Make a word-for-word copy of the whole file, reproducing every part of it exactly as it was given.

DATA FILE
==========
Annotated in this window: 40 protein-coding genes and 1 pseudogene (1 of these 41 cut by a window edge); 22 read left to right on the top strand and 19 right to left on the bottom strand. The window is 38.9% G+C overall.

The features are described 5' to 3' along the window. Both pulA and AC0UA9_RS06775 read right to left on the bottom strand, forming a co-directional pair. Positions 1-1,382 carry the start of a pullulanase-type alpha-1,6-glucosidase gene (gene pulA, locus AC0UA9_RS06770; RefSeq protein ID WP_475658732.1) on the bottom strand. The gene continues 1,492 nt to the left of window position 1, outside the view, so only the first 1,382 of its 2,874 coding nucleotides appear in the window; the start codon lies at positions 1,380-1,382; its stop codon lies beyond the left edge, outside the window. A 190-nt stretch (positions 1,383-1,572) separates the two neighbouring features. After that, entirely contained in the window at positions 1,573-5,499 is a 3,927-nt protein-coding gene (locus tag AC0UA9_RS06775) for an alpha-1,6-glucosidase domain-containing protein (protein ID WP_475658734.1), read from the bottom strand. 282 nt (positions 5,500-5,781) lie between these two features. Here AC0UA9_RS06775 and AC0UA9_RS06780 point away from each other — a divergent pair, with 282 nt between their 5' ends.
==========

Annotated in this window: 40 protein-coding genes and 1 pseudogene (1 of these 41 cut by a window edge); 22 read left to right on the top strand and 19 right to left on the bottom strand. The window is 38.9% G+C overall.

The features are described 5' to 3' along the window. Both pulA and AC0UA9_RS06775 read right to left on the bottom strand, forming a co-directional pair. Positions 1-1,382 carry the start of a pullulanase-type alpha-1,6-glucosidase gene (gene pulA, locus AC0UA9_RS06770; RefSeq protein ID WP_475658732.1) on the bottom strand. The gene continues 1,492 nt to the left of window position 1, outside the view, so only the first 1,382 of its 2,874 coding nucleotides appear in the window; the start codon lies at positions 1,380-1,382; its stop codon lies beyond the left edge, outside the window. A 190-nt stretch (positions 1,383-1,572) separates the two neighbouring features. After that, entirely contained in the window at positions 1,573-5,499 is a 3,927-nt protein-coding gene (locus tag AC0UA9_RS06775) for an alpha-1,6-glucosidase domain-containing protein (protein ID WP_475658734.1), read from the bottom strand. 282 nt (positions 5,500-5,781) lie between these two features. Here AC0UA9_RS06775 and AC0UA9_RS06780 point away from each other — a divergent pair, with 282 nt between their 5' ends.